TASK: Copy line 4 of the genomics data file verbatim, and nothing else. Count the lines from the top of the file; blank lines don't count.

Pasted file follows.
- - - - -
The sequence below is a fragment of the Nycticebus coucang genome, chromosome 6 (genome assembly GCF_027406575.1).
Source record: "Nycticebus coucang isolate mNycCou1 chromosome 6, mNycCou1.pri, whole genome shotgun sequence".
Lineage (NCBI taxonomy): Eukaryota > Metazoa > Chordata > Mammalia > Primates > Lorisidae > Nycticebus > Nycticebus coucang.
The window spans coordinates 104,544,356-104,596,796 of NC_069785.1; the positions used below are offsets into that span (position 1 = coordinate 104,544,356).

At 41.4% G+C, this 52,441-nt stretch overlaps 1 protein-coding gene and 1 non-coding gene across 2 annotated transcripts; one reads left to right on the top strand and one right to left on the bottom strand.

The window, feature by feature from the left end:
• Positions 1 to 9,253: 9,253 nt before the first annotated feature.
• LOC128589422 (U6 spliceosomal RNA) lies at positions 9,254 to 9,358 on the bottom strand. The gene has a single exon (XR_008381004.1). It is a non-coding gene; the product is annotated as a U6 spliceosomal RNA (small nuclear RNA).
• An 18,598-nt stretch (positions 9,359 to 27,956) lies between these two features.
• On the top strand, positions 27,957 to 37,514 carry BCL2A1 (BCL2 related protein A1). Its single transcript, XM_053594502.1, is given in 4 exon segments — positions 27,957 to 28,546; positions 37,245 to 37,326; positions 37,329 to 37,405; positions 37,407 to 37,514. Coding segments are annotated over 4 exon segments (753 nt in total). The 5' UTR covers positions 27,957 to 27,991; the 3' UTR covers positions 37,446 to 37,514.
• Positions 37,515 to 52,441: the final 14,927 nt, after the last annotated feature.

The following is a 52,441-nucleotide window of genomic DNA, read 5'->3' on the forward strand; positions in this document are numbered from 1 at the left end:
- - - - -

The window spans coordinates 104,544,356-104,596,796 of NC_069785.1; the positions used below are offsets into that span (position 1 = coordinate 104,544,356).